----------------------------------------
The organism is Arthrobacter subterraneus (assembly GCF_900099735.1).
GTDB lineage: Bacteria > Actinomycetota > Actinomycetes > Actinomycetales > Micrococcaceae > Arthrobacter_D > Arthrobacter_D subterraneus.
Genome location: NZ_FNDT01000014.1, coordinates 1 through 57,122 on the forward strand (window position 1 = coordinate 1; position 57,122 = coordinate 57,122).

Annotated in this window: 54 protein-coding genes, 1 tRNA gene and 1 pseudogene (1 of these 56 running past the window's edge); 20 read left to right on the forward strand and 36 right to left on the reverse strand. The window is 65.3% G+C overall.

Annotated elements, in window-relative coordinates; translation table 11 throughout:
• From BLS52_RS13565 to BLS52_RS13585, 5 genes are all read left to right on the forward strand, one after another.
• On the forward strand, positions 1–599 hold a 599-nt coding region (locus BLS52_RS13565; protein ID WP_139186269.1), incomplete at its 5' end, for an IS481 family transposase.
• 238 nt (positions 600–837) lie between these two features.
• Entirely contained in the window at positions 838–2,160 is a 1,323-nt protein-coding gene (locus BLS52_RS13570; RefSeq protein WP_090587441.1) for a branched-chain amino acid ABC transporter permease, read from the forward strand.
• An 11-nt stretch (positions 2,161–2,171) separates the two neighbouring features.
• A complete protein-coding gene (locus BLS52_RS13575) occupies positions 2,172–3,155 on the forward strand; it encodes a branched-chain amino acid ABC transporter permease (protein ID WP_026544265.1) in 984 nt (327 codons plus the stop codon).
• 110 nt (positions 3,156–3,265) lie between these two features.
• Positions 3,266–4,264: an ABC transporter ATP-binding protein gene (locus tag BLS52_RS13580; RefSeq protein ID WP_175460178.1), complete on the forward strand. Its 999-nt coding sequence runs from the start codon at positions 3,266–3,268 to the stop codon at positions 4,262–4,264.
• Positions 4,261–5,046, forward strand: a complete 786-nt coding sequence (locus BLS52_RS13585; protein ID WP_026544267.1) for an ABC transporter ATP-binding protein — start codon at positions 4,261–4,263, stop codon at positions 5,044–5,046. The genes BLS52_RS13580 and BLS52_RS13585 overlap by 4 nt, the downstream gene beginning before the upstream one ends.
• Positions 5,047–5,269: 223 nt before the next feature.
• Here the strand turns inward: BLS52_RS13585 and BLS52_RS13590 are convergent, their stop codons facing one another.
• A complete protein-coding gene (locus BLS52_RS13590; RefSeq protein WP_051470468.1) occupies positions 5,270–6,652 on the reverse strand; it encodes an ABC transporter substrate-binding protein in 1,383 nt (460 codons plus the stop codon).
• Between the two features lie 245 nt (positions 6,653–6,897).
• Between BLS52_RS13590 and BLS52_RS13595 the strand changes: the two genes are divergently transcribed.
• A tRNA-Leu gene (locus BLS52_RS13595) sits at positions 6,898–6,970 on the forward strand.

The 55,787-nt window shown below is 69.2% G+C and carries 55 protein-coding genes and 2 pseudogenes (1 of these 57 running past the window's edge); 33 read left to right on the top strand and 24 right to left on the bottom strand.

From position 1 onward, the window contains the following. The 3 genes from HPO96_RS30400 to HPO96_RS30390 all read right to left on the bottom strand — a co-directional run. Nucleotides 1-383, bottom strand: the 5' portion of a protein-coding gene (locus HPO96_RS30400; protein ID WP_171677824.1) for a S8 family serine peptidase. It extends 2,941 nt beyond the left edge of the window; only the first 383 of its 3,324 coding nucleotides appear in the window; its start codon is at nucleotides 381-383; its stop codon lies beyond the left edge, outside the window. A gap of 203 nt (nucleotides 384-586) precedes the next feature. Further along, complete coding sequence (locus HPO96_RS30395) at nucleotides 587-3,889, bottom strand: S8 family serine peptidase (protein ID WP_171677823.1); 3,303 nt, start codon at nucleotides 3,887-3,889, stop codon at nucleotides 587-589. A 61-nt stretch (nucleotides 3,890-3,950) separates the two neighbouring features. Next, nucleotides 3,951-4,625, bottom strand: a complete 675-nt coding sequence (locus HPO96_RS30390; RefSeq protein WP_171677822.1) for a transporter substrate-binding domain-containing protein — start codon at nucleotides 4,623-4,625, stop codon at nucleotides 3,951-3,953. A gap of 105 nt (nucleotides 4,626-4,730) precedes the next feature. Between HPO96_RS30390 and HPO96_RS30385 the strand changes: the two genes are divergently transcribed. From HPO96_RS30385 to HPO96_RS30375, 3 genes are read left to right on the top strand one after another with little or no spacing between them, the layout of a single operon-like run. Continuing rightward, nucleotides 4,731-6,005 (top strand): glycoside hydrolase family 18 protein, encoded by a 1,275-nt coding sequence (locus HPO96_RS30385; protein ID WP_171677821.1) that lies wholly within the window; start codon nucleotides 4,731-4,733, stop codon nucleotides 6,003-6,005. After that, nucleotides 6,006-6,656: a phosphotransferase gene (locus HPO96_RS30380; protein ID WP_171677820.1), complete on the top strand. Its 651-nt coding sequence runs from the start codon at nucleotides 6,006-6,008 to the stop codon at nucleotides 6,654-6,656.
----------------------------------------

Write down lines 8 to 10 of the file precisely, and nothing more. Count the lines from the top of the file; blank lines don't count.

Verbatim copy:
• 238 nt (positions 600–837) lie between these two features.
• Entirely contained in the window at positions 838–2,160 is a 1,323-nt protein-coding gene (locus BLS52_RS13570; RefSeq protein WP_090587441.1) for a branched-chain amino acid ABC transporter permease, read from the forward strand.
• An 11-nt stretch (positions 2,161–2,171) separates the two neighbouring features.